Tag Archives: Madonna

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[Open Thread] The 2014 Grammy Awards

by Kendra James

While I was less than impressed with the whole broadcast, here are a few stray observations from last night’s Grammy Awards.

*Last night Macklemore and Ryan Lewis won three Grammys for their achievements in Rap and Hip-Hop that, we are to believe, surpassed the efforts of other nominees like Drake, Kendrick Lamar, and Kanye West. So whether or not we think the Grammys actually mean anything, this is a fact we’re going to have to live with as a society.

*Justin Timberlake also did his part for white artists in the urban markets, winning Best R&B song for ‘Pusher Love Girl’ against other nominees Anthony Hamilton, Tamar Braxton, Kelly Rowland, and Stevie Wonder. This is a good time to remind everyone that both Justin Timberlake and Robin Thicke are nominated for NAACP Image Awards this year as well.

Madonna and her son David

*Madonna walked the red carpet with David, her adopted son who happens to be Black. I have never seen this child before (note: I know what each and every Jolie-Pitt kid looks like; I couldn’t pick one of Madonna’s kids out of a crowd), and I doubt we would have seen this child in such a prominent place had Madonna not been in such hot water for calling her other, white, child “#disnigga” on instagram the other day.  I’m a cynical creature.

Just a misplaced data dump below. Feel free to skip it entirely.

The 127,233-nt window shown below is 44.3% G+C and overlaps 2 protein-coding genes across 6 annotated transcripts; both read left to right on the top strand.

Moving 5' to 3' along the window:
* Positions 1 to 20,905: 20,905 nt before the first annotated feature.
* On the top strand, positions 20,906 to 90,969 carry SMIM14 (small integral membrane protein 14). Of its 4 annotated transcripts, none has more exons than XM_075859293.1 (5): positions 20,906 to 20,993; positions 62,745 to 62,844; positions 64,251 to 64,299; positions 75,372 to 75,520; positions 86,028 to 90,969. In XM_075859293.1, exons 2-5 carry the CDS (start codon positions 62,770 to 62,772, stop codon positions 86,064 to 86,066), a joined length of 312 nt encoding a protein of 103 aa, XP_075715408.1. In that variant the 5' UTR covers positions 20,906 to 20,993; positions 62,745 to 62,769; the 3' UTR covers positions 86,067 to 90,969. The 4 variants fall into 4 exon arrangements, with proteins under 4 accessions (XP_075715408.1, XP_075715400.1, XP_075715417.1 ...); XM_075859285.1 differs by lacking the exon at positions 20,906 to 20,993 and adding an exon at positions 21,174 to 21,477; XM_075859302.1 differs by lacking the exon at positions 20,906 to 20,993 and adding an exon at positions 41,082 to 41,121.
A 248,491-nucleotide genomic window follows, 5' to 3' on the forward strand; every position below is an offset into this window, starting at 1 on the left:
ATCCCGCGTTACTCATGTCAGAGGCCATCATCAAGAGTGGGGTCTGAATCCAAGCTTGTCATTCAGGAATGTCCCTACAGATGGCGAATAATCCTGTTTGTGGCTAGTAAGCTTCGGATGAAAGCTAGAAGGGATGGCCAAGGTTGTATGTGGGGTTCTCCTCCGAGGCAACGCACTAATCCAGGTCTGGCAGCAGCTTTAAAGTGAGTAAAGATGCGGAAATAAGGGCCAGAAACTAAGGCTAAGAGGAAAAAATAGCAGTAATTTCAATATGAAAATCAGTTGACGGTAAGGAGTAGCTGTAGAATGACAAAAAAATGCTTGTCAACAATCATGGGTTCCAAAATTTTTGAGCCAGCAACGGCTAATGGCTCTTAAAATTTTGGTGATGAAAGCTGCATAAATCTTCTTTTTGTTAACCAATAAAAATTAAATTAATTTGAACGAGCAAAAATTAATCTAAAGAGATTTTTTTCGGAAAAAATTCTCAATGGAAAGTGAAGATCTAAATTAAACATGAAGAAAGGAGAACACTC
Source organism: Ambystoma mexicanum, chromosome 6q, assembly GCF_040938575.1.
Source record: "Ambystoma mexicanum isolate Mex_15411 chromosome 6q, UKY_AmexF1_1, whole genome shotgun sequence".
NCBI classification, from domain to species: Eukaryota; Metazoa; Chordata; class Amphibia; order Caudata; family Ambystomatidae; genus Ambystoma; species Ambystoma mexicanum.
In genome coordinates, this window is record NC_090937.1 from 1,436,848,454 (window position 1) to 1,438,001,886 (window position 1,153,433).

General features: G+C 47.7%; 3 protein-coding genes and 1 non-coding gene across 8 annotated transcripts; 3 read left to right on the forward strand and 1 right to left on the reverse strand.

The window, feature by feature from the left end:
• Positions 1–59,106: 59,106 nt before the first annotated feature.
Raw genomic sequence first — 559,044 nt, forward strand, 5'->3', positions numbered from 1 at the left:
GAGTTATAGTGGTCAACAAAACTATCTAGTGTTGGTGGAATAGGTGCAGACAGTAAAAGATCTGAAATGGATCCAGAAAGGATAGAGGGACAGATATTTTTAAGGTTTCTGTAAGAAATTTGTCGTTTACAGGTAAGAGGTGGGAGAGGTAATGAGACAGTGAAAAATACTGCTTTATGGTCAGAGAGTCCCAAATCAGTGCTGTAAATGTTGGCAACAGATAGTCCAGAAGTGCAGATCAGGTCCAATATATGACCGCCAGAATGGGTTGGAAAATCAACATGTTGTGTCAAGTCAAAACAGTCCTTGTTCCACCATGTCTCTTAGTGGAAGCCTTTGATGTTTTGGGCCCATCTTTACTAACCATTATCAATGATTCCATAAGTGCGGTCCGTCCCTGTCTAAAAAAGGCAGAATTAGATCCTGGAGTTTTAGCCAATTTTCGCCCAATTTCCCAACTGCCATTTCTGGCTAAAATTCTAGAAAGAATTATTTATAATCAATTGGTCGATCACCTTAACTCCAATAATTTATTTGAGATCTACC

*Personally, I thought the broadcast played their hand early by having Beyonce and Jay-Z open the show with Drunk in Love, but Twitter  seemed to be very much in love with the Imagine Dragons/Kendrick Lamar collaboration that followed later in the show.

*Speaking of Jay-z, he threw in his hat for Father of the Year during his acceptance speech for best rap song collaboration.  Turning the award to the side he said, “And I want to tell Blue, ‘Look! Daddy’s got a gold sippy cup for you.’” I have no doubt that that is exactly what happened to that award and that there will be pictures of the entire thing on Beyonce’s tumblr no less than twelve hours from now.

*Macklemore may have swept the rap categories, but when it came to producing, album of the year, record of the year, and duo/group performance,  it was the year of Pharrell Williams (and Daft Punk, but since I still don’t know what they actually do, and since ‘Get Lucky’ and ‘Lose Yourself to Dance’ carried that entire album, I’m giving most of the credit to Pharrell and Nile Rodgers). Pharrell, who’s been doing this since the early 90s despite appearing to have been born during the Regan administration,  is also nominated for an Oscar this year for the song ‘Happy’.

*The entire affair ended with a wedding (of gay and straight couples) officiated by Queen Latifah with a soundtrack by Macklemore, Mary Lambert, and Madonna. This was appropriate, because I imagine wedding and bar/bat mitzvah dance floors are the only places where Macklemore’s songs are played in earnest. It’s hard to be cynical about this blatant PR stunt (okay, maybe it’s not so hard) due to Mary Lambert and Queen Latifah’s participation, but it is a great time to revisit Hel Gebreamlak‘s post on Macklemore’s straight white privilege!  

That’s all from us, but remember this is an open thread. What did you think of last night’s show? Let us know in the comments!

Five of cultural appropriation’s greatest hits